The process of reducing waste takes time because it is about adopting a different lifestyle.
Every year we dump a massive 15 thousand tons of waste in the UK. This stunning amount of rubbish is generated partly because 99 per cent of the stuff we buy goes in the landfill within 6 months and partly because recycling services are still not widely available.
But how can we reduce our waste without disturbing our lifestyles and have family and friends onboard?
A good start is to have a discussion with everyone who may be impacted by these changes (at home or work) and get them onboard to help in achieving your goal. It will be much easier if you create a set of realistic milestones for them to work towards and take it to their stride. For example, swapping to a more eco-friendly toothpaste can take time to get used to because the taste and consistency are usually different from the ones in plastic tubs we are used to.
As long as you remember that the process of reducing waste takes time because it is about adopting a different lifestyle you will have fewer chances of giving up along the way. How much you can change also depends on your situation, therefore, comparing yourself with others or stressing too much about it won’t help you to achieve your goals.
There a lot of things we can all do to reduce our waste footprint, at our homes, workplaces, schools etc but some of the easiest things we can do TODAY in order to reduce our plastic and energy consumption are the following:
- Have a reusable grocery bag in your handbag/car and ditch the plastic ones.
- A reusable water bottle to replace the plastic ones.
- Reusable coffee cup.
- Replace/refuse the plastic straws with paper/metal ones.
- Opt for only one general purpose cleaning product (an eco brand perhaps?) – or make your own.
- Buy soap bars instead of liquid soap (or refill from a bulk store).
- Buy laundry soap in cardboard boxes avoid the ones which come in plastic containers.
- Next time you need a toothbrush get the ones in biodegradable/recyclable material.
- Swap plastic razors with safety razors.
- Throw a set of cutlery in your handbag to avoid using the single-use ones.
- Subsequently, have a small food container to hand for when you need a takeaway meal or a container for your leftover food when eating out.
- Gling film can be replaced by glass containers with lids or cloth dish covers.
- Avoid the use of aluminium foil by cooking in ovenproof dishes.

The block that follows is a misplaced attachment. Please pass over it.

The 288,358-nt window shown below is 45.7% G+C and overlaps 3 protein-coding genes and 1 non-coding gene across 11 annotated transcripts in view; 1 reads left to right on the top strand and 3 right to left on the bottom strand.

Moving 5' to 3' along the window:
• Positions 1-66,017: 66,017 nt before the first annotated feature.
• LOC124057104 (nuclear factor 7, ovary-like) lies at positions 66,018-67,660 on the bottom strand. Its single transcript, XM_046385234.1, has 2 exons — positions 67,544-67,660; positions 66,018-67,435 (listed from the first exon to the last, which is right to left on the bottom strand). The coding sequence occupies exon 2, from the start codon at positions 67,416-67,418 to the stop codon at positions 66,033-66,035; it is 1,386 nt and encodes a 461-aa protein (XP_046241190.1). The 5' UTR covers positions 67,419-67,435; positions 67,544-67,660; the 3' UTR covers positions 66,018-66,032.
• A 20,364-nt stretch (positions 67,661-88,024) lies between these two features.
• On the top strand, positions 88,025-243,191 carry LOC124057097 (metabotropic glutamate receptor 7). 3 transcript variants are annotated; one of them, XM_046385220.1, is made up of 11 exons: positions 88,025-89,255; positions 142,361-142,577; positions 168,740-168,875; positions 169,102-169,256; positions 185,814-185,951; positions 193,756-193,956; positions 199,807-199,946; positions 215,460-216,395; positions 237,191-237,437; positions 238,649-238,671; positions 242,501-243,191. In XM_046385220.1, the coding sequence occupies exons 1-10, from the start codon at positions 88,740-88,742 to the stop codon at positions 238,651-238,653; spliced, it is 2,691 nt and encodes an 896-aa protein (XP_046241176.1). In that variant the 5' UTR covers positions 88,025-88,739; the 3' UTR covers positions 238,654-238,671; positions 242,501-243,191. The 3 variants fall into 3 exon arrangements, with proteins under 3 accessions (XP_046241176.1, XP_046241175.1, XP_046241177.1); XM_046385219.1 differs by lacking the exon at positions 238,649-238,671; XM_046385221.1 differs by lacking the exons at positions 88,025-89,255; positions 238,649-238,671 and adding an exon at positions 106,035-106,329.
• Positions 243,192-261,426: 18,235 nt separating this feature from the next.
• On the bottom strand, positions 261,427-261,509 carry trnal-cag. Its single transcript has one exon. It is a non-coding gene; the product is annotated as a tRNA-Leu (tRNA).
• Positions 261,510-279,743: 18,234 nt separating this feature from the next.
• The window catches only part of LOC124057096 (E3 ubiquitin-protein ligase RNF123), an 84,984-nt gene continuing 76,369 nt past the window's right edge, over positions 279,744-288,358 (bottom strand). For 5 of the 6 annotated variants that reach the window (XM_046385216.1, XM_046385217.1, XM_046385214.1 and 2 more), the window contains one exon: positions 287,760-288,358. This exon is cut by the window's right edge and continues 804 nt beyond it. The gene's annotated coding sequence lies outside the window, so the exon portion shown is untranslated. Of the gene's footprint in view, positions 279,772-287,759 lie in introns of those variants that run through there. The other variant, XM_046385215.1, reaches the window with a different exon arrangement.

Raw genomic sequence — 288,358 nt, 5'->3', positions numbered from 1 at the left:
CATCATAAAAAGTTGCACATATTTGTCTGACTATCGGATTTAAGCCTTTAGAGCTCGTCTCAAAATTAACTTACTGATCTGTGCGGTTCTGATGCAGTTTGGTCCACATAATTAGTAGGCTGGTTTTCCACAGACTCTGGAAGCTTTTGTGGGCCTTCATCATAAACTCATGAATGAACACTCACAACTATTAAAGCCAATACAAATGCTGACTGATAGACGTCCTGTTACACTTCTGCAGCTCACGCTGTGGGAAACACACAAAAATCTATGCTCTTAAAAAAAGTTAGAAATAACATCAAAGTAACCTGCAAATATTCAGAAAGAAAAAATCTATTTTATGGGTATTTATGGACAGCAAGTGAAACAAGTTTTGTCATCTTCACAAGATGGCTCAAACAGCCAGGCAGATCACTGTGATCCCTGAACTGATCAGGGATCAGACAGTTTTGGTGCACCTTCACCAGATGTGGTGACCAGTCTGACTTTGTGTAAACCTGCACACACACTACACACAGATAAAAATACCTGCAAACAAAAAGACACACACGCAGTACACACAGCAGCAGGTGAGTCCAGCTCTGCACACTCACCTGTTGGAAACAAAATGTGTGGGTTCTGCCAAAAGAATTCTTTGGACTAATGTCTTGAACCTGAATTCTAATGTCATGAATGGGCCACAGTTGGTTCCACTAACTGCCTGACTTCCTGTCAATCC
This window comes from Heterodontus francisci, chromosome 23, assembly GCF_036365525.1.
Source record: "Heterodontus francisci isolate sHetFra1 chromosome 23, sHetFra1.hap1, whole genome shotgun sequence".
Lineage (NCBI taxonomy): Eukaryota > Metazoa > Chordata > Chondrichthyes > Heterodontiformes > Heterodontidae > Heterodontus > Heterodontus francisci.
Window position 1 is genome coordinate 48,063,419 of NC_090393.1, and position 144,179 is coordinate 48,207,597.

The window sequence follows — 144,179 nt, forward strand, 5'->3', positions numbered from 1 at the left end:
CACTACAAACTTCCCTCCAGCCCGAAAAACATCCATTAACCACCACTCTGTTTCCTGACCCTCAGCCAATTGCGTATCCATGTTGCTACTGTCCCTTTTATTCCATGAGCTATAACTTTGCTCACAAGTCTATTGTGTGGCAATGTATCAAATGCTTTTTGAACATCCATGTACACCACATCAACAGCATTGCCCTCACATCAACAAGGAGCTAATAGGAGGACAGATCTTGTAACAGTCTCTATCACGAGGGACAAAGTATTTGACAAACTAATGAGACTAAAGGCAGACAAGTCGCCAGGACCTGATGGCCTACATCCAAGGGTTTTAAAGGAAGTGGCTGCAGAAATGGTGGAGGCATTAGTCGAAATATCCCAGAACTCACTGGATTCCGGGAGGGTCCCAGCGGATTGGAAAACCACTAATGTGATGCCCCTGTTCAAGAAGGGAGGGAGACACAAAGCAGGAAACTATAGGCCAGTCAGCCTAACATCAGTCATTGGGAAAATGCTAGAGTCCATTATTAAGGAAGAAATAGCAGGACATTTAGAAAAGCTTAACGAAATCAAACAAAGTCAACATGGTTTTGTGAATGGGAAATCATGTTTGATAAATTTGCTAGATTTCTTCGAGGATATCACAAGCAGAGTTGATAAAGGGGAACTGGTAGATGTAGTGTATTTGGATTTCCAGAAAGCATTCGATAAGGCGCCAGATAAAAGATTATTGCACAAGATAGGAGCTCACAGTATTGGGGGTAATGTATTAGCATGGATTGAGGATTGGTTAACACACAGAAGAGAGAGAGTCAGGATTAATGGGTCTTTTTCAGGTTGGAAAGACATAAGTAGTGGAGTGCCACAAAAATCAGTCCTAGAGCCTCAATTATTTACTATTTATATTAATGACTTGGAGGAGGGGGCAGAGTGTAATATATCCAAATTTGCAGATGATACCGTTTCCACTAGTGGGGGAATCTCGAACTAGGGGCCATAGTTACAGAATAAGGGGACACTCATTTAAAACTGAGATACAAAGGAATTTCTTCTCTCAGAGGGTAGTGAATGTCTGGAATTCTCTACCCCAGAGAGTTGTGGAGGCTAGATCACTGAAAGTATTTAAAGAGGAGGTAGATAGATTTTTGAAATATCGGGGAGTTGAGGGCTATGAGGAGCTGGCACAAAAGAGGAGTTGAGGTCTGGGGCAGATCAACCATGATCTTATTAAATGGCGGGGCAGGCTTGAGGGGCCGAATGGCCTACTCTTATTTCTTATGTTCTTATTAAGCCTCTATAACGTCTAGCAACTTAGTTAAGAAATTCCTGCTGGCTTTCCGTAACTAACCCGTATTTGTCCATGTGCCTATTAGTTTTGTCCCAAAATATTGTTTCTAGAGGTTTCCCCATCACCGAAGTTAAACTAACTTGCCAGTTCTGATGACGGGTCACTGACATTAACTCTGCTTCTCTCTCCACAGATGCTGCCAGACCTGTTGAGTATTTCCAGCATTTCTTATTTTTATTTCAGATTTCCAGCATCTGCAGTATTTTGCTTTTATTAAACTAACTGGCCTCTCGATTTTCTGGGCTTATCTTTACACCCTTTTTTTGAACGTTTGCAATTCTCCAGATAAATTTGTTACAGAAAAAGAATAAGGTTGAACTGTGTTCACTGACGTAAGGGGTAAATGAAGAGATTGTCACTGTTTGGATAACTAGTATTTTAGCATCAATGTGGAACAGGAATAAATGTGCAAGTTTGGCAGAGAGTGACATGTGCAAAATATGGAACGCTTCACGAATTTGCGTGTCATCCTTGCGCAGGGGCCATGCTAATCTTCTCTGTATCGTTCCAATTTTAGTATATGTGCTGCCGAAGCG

- Check if your council offers food waste services and start using it. You won’t need to buy plastic bin liners for your refuse bin if that’s the case because your rubbish won’t include food waste.
- Buy unpackaged food or food in glass/cardboard containers as much as possible.
- Switch off by the plug all the electric appliances when not in use.
- Take a shower instead of a bath (a ten-minute shower only uses 30 litres of water whereas the bath uses 80 litres), boil only as much water as you need when using a kettle and finally turn off the tap when brushing your teeth/washing your hands.
The following list includes zero waste suggested projects which may take longer to swap and getting used to.
- Make your own bread (perhaps invest in a bread maker machine).
- Replace self-hygiene products with zero waste/homemade ones. Cotton buds, makeup removal pads, menstrual pads/tampons etc can be replaced by more eco-friendly options such as biodegradable materials and reusable items.
- Use wooden or bamboo pot scrubbing brushes instead of kitchen scourers.
- Shop second hand when possible.
- Shop from your local market and opt for bulk.
- Instead of buying tinned food like beans, chopped tomatoes etc, you can buy pulses in bulk precook and freeze them. Also, you can get fresh tomatoes to use in sauces instead.
- Prepare your lunch at home to avoid buying food in single-use packaging.
- Opt for loose tea and coffee.
- Create a meal plan and a shopping list for the week ahead to reduce your food waste.
- Keep less stock in your fridge/freezer to minimize the amount of food that goes out of date before consuming it.
- Take your container to the meat/fish/cheese counter instead of buying the prepackaged options (consider a plant-based diet perhaps?).
In today’s society, we have the illusion that everything is disposable. The relatively low prices and constant supply have made us lost our connection to where the products we buy come from and their true value.
Are you committed to reducing your waste? What are your favourite tips? Share in the comments below or get in touch with me on Twitter